HomeLearning CenterMore Women Work in Nonprofits. So Why Do Men End Up Leading Them?

More Women Work in Nonprofits. So Why Do Men End Up Leading Them?

Originally published by Cathleen Clerkin for Harvard Business Review

You’ve probably heard of the “glass ceiling”: an invisible barrier of gender bias that prevents women from reaching the top of the career ladder, especially in male-dominated industries. But are you familiar with the glass escalator?

Coined by sociologist Christine Williams, the term glass escalator refers to the finding that men in female-dominated occupations often experience a faster and smoother rise to the upper levels of leadership than women. Numerous studies have provided evidence of a glass escalator among nurses, social workers, paralegals, librarians, and elementary school teachers. For example, a 2021 study found that while men represent just 10% of the U.S. nursing workforce, they hold close to half of top nursing leadership positions.

Why the glass escalator matters

A common argument in early discussions of the glass ceiling was that having more women in the workforce would result in more equitable treatment. This is a sentiment still invoked today (“It’s a pipeline problem; we just don’t have enough women in technology” — sound familiar?). The existence of the glass escalator disproves this notion, documenting that a male advantage persists even in majority-women industries.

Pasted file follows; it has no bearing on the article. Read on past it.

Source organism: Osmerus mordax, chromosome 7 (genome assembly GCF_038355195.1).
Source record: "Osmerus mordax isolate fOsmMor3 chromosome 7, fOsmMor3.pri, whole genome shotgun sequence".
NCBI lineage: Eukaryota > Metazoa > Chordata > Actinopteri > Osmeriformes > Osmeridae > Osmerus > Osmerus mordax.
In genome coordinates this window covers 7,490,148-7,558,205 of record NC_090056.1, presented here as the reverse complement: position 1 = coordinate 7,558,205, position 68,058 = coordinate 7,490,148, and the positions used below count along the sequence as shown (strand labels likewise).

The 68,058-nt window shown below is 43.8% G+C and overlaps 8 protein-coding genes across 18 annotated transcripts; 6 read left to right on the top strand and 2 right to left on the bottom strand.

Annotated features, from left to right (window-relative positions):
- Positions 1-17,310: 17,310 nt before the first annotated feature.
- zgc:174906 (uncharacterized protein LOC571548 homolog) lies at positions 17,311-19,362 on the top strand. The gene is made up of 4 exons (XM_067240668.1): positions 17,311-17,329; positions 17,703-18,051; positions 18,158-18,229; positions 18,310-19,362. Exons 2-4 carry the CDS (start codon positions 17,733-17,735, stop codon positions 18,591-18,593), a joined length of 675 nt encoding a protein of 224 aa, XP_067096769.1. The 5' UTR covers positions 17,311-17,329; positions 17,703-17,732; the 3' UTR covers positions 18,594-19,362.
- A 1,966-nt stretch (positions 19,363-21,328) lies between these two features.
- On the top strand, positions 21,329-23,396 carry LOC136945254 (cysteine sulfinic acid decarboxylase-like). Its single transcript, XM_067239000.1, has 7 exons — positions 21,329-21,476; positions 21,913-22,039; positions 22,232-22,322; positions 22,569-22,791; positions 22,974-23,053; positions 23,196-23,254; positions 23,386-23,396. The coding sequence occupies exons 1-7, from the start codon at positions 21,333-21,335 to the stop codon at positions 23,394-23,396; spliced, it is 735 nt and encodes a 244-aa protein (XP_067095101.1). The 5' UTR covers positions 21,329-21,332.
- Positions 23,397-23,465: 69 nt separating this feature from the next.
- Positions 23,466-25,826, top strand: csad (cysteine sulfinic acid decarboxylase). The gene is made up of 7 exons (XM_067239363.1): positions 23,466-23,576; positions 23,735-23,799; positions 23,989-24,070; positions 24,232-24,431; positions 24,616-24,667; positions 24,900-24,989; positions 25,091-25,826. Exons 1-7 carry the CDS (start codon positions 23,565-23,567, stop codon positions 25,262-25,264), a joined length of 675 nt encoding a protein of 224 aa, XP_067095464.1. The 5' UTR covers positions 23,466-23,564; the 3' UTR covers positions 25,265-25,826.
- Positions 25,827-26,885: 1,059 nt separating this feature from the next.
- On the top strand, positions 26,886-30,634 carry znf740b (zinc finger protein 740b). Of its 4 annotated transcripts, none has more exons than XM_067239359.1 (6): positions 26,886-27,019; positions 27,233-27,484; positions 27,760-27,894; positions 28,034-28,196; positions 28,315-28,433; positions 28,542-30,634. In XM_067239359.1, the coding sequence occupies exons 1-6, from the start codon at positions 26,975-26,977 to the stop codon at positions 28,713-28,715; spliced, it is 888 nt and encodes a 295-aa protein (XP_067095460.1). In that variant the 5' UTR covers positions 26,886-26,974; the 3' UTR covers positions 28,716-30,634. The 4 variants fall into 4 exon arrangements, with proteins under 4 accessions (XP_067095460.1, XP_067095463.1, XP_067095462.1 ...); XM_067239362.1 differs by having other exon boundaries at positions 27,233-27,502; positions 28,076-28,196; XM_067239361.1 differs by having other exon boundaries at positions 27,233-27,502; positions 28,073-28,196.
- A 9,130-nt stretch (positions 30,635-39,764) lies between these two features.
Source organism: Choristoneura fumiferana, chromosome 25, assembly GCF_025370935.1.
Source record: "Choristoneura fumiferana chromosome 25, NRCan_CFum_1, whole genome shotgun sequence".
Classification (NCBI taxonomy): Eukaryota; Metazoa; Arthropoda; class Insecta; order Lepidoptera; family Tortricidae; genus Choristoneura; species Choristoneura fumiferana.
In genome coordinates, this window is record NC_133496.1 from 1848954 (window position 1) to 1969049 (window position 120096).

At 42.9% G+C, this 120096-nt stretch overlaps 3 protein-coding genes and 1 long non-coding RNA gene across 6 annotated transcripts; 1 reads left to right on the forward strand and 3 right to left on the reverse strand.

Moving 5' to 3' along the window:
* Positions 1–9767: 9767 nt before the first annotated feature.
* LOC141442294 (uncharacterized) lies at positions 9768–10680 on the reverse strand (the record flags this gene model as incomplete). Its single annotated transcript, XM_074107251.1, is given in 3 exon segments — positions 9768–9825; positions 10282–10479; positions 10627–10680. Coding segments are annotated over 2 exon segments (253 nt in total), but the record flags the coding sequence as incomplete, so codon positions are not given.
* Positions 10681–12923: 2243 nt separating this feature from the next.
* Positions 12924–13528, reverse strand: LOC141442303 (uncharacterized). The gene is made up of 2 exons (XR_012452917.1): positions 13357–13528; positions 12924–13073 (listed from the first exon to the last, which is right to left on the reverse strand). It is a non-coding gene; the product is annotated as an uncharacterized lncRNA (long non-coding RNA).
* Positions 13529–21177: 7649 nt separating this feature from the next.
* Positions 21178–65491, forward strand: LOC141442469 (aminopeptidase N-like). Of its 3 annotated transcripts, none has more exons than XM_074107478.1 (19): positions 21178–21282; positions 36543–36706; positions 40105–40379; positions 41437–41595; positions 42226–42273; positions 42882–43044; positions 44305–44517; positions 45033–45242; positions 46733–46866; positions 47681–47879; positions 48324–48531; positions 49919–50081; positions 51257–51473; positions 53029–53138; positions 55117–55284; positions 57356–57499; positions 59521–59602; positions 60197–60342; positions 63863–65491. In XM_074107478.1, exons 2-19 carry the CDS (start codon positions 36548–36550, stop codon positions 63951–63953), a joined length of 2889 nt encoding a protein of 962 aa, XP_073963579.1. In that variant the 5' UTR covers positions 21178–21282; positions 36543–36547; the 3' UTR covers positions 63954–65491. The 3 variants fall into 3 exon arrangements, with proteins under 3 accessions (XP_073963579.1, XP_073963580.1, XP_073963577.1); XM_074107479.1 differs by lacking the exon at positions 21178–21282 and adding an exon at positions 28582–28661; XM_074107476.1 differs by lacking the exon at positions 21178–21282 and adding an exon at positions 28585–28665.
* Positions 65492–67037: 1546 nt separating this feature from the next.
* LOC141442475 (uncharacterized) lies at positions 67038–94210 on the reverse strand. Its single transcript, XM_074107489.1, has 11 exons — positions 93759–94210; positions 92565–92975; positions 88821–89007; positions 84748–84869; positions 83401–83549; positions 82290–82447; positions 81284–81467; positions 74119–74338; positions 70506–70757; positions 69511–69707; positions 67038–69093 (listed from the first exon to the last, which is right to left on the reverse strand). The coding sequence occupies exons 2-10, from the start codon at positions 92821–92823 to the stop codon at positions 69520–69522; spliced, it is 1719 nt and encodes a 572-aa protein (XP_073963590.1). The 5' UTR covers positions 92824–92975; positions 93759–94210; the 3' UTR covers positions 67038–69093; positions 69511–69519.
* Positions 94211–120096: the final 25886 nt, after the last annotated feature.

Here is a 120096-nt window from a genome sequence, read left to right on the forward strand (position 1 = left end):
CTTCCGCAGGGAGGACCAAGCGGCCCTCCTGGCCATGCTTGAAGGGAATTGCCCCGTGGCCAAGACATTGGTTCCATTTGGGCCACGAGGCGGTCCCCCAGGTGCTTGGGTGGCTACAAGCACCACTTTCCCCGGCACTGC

Why does the male advantage persist? Systemic power dynamics and gender stereotypes are pervasive across industries. A wealth of research has found that men are often assumed to be more competent than women and that there is an implicit association between men and leadership, a phenomenon dubbed “think manager — think male” (despite evidence that women outperform men on most leadership skills). Because of these stereotypes and incorrect assumptions, even in fields where there is an abundance of qualified women for leadership roles, men continue to be singled out and fast-tracked.

Evidence of a glass escalator in the nonprofit sector

While previous glass escalator research has focused on discrete professions, new evidence suggests that there is a glass escalator in an entire U.S. sector: the nonprofit sector. Unlike the other two major sectors (government and business), the nonprofit sector has long been female-dominated, with an estimated 7075% of workers identifying as women. This makes sense considering that, much like professions such as nursing, teaching, and social work, the work of the nonprofit sector aligns with gendered expectations of women: caring for others (e.g., homeless shelters, foodbanks, animal rescues) and doing so selflessly (e.g., working for the greater social good, usually for less pay).

For the last five years, Candid, the nonprofit data organization where I work, has invited nonprofits to share demographic information about their organizations, including workers’ gender identity. To date, this data set includes information from roughly one million nonprofit workers, making it the largest data set of its kind.

When my team of researchers analyzed this data, along with additional organizational finance data we collected, we found clear evidence of the glass escalator. Sixty-nine percent of the nonprofit workers in the data set were women. However, female representation started to fade as we looked at higher levels of leadership and power.

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